Mando Gutierrez will look to improve his professional MMA record to 3-0 Saturday when he takes on debutant Adam Kehr at Lights Out Championship 7. The featherweight bout could carry important implications for the Michigan regional scene.
Both Gutierrez and Kehr had strong amateur runs. Although Kehr is making his pro debut, Gutierrez said he’s not taking his opponent lightly. Gutierrez wanted the fight as a means to motivate him to train harder and take that extra step.
“The only thing that’s bad about the fight to me is I wanted to fight him when he had a couple of wins under his belt,” Gutierrez told MMASucka. “That way, I had more to win off it. To me, as a 2-0 fighter, me fighting a debuter doesn’t really stick out. For the local Michigan people who know what’s going on, they know Adam is a tough formidable opponent, and we’re coming to put on a real show. That’s the one thing I hope a lot of people see after the performance.”
Gutierrez regards Kehr as a well-rounded opponent who has a quality stand-up and ground game. But he said his foe makes a lot of mistakes. Gutierrez, who calls himself a fast-starter, intends to make him pay for those mistakes early on.
“I think I’ll get a finish at the end of the first or early in the second,” he said. “But make no mistake, I’m training for a three-round fight. I know he has good output and cardio. I’ve really been on my game this camp and trying to push my limits to make sure I’m ready for absolutely anything.”
Gutierrez has backed up his fast-starter claim with finishes in both of his professional bouts thus far: a first-round rear naked choke over Mike Thompson at LOC 5 and a second-round guillotine of Kevin O. Walker Jr. at Total Warrior Combat.
Six of Gutierrez’s seven amateur wins have come via submission; the outlier is a unanimous decision. His wins range from arm triangle chokes to guillotines, as well as a triangle for good measure.
He said he loves Jiu-Jitsu, and trains grappling as a sport on its own. Gutierrez does more stand-up work than Jiu-Jitsu in his MMA camps. However, his BJJ is what truly shines in his fights. It complements his wrestling background, he said. Gutierrez hopes the other things fans see when he fights is his constant pressure.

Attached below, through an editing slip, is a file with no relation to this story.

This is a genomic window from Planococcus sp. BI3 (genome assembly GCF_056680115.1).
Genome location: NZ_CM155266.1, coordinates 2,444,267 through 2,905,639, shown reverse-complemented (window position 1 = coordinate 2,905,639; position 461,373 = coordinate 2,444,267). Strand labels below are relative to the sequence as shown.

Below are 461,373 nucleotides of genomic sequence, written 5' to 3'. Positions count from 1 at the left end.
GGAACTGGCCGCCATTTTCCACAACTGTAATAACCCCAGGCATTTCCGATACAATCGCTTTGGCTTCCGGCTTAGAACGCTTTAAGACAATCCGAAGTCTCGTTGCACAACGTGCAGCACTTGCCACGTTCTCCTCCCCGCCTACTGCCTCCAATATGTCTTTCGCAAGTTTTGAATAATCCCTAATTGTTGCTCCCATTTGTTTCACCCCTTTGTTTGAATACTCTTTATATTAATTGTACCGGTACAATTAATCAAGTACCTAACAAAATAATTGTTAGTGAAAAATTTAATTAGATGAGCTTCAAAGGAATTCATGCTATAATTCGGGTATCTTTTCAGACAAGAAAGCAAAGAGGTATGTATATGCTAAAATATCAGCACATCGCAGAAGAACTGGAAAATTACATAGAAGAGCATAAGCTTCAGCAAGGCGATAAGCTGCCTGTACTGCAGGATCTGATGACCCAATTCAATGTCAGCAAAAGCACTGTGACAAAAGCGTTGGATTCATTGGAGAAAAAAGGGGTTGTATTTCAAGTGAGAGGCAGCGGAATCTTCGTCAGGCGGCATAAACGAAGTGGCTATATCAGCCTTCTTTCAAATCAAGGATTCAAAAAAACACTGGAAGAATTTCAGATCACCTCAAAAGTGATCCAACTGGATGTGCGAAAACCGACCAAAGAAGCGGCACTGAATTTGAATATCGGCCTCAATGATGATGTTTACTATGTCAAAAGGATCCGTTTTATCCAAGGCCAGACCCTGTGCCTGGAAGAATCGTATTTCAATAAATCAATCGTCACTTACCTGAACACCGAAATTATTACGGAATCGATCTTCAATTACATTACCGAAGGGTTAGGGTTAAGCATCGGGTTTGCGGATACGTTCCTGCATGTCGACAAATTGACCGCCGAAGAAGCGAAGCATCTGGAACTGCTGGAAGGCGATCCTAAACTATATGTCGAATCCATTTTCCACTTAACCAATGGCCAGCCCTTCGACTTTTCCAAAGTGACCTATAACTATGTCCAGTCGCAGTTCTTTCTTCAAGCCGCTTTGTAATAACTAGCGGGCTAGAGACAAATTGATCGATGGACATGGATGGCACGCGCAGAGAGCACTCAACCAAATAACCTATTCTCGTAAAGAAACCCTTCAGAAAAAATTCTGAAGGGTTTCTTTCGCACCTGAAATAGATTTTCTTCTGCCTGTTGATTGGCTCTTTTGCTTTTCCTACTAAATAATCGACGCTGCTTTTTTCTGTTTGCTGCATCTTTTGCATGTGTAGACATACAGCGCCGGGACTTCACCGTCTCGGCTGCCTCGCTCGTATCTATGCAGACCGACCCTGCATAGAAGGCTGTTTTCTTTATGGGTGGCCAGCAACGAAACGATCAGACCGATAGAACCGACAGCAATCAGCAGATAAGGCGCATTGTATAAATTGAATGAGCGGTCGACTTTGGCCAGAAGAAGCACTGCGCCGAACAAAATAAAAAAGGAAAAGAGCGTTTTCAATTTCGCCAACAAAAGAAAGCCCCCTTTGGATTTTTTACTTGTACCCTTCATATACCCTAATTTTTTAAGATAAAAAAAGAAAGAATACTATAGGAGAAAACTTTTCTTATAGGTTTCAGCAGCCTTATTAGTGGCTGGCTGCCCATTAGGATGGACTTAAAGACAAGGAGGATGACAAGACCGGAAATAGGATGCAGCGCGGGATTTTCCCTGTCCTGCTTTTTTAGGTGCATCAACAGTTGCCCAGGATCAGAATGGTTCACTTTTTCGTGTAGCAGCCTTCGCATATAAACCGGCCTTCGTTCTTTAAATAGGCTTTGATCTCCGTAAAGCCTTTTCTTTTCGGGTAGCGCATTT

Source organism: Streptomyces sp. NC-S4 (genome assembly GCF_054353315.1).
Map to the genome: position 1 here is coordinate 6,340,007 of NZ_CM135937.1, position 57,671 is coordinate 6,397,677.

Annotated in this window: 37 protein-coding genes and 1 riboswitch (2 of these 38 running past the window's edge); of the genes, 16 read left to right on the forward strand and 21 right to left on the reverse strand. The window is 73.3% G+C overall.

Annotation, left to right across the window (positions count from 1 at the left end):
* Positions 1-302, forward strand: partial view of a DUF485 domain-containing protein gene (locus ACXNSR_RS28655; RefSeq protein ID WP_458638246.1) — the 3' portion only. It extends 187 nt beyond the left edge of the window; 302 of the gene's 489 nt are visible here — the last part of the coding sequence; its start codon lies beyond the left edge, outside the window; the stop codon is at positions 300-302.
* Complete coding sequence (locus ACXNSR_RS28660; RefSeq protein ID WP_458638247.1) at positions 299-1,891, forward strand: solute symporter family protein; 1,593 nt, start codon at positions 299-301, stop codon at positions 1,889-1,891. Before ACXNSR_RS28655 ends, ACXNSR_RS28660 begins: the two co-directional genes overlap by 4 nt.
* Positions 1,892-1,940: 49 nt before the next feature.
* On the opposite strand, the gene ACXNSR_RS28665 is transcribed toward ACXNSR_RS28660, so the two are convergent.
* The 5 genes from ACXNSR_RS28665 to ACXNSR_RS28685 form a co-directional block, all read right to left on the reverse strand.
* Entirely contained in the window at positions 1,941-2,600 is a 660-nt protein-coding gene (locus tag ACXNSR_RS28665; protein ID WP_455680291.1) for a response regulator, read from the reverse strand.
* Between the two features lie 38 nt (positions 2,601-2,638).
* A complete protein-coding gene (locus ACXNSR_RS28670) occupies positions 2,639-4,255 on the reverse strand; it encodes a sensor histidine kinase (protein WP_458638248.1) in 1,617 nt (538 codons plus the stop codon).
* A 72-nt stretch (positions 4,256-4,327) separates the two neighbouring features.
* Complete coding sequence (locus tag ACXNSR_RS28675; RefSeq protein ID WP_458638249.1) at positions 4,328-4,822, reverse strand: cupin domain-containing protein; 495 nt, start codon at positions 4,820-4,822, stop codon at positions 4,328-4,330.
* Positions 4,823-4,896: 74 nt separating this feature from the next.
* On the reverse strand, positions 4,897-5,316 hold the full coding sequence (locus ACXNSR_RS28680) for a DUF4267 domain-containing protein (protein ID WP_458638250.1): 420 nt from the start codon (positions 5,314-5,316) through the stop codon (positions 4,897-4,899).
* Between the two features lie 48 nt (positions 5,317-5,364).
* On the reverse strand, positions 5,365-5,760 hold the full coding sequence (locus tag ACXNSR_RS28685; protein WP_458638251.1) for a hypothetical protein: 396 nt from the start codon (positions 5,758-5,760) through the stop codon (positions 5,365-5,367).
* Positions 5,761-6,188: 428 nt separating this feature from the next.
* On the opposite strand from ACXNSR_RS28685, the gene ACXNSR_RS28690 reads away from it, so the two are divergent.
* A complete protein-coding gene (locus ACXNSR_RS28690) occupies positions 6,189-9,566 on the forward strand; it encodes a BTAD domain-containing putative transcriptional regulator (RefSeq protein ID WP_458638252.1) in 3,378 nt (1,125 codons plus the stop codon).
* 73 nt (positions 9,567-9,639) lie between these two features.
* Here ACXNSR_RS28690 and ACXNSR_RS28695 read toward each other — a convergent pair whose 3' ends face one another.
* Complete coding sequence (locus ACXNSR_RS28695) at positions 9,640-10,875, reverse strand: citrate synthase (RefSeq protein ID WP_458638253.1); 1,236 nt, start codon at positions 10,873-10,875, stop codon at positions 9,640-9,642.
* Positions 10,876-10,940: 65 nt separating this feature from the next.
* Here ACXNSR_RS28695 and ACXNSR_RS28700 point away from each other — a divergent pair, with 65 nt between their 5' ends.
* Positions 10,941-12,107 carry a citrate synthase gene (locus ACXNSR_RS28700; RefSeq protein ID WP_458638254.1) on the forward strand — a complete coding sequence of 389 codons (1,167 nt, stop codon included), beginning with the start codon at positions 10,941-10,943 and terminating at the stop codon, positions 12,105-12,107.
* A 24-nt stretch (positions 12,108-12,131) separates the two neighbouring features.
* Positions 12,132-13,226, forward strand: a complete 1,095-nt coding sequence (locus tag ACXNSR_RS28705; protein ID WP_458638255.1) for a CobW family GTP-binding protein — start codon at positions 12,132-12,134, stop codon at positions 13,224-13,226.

“I don’t stop; I keep coming forward,” he said. “That’s the excitement and hunger in me that when I step out there, I want to take somebody’s head off and make it a quick night. Go hang out with my friends after. I’m known as a quick finisher just because I start off real fast, and I want to keep it that way.”
Gutierrez isn’t overlooking Kehr, but he has his eyes set on some big goals.
“My heart is set on being the best in the world,” he said.
The current plan is to reach the UFC, as Gutierrez believes it offers him the best chance of reaching a certain threshold of notoriety and fame.
“I don’t speak on making it to the UFC too often, because I’ve got some big dreams and they go way past just the UFC alone,” he said. “I know it’s a challenge to get in, but if everything happens the way I’m training for it to happen, I’ll be just a whole lot more than a guy who fought in the UFC.”
Representing Lights Out
To get there, Gutierrez must navigate the waters of the regional circuit first. He said he has a good relationship with Matt Frendo, CEO of Lights Out Championship. He intends to fight for the promotion a lot in 2020, and said if all goes well, he’ll get a title shot before the year ends.
“I want to represent Lights Out, and I really want to be their first fighter who’s completely homegrown with Lights Out to make it all the way to the UFC,” Gutierrez said. “And then I’ll start working towards the goal of being the best in the world.”
Make no mistake, Gutierrez isn’t in a rush to reach the UFC. He feels it’ll come as long as he keeps winning.
“At the end of the day, I don’t want to get pushed into the UFC too early, go in there and get my ass beat and then never fight again or never be able to make it back,” he said. “I’d rather have longevity with my career. I want to be the next Max Holloway who’s just fighting constantly and always winning. He’s been in the UFC since he was 20, and the dude is only 28. And he’s just killing it.”
There’s no timeline on when Gutierrez plans to reach the UFC. The main thing he’s after is longevity in the sport.
Making a Name
In order to stand out, Gutierrez said he tries to emphasize self-promotion. He knows the importance of connecting with the people supporting him.
“I feel like I really gotta get the word out and keep representing hard,” he said. “By representing, I mean representing Mexico. I walk out with the flag and to Spanish music. I try to speak some Spanish for everybody in the post-fights. So, I hope I can depict a good picture of myself. Not only win fights, but being a good role model will definitely get me up there a whole lot faster.”
LOC 7 is headlined by a lightweight title fight between Kenny Cross and Robert Hale. Cody Brundage and Erick Lozano are also competing for a title; the two previously fought at LOC 6 where Brundage defeated Lozano for the middleweight strap. Gutierrez vs. Kehr will also be a feature of the card. The event goes down Saturday evening from the Deltaplex Arena in Grand Rapids, MI.